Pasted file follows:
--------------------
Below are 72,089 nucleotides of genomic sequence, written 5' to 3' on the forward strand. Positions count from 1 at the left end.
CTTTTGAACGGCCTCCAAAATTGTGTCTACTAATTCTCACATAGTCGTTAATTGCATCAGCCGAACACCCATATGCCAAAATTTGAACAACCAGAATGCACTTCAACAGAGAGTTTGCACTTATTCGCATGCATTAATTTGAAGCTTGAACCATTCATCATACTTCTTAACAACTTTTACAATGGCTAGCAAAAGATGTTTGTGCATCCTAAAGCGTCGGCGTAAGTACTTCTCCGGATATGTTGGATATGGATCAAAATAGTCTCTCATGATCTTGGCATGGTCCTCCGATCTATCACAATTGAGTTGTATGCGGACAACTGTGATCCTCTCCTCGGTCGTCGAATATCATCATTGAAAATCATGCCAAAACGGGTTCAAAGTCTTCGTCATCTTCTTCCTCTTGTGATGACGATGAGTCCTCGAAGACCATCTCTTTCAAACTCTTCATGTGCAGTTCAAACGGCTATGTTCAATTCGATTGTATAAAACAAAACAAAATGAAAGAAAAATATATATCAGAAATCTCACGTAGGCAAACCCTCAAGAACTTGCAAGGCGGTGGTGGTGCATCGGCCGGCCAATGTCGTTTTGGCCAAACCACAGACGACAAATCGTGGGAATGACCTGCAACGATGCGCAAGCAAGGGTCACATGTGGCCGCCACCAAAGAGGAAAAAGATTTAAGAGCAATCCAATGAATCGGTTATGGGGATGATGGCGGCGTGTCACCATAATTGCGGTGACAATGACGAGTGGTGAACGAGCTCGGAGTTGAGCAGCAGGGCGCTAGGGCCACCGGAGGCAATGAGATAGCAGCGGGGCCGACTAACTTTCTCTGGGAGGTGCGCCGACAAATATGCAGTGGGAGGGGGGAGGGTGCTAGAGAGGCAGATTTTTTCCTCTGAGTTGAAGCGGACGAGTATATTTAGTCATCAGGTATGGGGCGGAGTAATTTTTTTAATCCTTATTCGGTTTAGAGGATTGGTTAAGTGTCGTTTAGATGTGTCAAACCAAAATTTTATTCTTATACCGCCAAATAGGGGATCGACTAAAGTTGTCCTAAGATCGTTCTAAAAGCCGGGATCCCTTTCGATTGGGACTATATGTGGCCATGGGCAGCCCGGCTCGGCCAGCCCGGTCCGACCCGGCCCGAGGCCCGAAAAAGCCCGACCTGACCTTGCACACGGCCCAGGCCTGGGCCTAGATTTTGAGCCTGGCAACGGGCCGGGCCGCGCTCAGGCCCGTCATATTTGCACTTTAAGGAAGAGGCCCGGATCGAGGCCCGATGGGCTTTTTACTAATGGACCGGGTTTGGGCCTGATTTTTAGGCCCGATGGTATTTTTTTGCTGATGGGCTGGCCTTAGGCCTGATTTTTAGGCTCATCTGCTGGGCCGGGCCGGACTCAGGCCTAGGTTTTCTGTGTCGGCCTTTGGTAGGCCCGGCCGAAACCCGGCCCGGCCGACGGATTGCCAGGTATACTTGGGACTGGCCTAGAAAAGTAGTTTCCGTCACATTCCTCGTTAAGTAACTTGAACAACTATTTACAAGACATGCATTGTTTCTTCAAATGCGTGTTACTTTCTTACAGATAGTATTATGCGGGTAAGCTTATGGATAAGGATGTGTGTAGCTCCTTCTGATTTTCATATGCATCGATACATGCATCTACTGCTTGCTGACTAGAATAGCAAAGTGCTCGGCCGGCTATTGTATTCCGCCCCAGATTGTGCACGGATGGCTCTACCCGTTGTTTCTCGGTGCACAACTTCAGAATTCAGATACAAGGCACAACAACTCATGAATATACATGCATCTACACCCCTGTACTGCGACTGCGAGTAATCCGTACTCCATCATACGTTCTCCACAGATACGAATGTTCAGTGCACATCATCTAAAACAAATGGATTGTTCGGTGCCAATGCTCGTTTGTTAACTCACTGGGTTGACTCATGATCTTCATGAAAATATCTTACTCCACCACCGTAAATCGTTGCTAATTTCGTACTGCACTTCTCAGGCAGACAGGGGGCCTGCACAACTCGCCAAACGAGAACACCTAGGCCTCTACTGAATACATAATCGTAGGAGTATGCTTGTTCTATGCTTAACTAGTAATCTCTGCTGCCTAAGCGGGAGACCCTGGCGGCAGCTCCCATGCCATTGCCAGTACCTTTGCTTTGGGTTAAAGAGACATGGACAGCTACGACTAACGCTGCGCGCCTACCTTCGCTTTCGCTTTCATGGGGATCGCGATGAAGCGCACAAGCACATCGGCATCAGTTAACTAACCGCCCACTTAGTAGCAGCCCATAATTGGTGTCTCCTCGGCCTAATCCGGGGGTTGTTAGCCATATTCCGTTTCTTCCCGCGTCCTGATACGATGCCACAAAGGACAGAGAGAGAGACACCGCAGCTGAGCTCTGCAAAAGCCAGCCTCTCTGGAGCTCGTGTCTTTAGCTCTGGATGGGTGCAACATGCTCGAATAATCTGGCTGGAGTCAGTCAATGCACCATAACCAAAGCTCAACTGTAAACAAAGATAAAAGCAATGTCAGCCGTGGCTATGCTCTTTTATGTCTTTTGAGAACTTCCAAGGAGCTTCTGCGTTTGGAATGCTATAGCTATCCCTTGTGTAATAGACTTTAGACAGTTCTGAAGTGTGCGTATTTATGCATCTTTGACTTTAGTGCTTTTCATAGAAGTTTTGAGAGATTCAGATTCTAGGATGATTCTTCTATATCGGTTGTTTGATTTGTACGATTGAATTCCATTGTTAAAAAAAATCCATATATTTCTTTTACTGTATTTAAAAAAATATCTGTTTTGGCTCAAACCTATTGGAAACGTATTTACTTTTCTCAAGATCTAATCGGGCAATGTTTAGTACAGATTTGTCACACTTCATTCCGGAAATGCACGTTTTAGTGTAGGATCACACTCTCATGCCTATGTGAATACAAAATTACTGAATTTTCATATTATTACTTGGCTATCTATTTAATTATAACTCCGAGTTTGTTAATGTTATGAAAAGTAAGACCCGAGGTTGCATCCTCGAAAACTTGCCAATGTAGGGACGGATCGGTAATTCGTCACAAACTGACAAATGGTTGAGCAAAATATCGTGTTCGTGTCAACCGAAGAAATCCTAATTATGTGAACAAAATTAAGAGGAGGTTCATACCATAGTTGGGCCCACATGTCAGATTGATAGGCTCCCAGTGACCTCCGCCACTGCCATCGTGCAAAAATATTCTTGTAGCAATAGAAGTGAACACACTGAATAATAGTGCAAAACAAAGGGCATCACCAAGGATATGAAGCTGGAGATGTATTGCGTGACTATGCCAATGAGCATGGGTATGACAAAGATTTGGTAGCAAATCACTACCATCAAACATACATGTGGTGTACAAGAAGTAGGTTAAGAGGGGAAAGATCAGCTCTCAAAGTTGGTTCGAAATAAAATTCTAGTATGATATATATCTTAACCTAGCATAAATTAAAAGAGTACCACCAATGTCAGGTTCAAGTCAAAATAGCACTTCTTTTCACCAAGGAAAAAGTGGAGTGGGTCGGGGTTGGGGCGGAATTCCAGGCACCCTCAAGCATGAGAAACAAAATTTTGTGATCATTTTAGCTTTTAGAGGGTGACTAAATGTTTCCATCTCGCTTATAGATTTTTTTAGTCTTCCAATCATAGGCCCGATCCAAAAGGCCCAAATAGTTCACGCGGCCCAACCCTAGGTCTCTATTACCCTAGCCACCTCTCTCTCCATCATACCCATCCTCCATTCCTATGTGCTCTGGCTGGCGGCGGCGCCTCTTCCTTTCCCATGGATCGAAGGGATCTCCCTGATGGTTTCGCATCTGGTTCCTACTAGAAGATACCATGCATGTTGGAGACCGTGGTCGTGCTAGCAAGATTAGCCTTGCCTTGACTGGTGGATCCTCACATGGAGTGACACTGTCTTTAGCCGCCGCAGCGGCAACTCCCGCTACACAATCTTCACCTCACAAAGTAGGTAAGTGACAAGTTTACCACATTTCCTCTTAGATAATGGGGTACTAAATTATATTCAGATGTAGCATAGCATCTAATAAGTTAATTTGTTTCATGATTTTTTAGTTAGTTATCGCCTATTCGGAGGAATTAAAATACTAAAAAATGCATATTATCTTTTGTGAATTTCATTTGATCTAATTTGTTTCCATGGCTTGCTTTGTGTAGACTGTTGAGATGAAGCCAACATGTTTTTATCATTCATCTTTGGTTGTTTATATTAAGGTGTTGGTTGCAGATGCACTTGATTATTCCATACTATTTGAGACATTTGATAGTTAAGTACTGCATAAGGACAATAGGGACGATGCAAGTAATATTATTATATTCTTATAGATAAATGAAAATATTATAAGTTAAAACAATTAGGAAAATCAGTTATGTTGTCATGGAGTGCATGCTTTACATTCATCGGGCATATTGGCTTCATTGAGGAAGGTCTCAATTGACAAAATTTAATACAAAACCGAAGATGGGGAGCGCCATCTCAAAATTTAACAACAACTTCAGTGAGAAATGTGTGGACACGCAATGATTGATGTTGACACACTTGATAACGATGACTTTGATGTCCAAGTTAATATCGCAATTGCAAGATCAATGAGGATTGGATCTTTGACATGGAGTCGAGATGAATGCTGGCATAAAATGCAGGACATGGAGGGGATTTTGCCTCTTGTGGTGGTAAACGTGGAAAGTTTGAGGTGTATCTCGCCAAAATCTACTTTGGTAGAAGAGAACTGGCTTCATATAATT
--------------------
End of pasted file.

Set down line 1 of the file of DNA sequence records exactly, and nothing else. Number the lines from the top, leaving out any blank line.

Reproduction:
Below are 72,089 nucleotides of genomic sequence, written 5' to 3' on the forward strand. Positions count from 1 at the left end.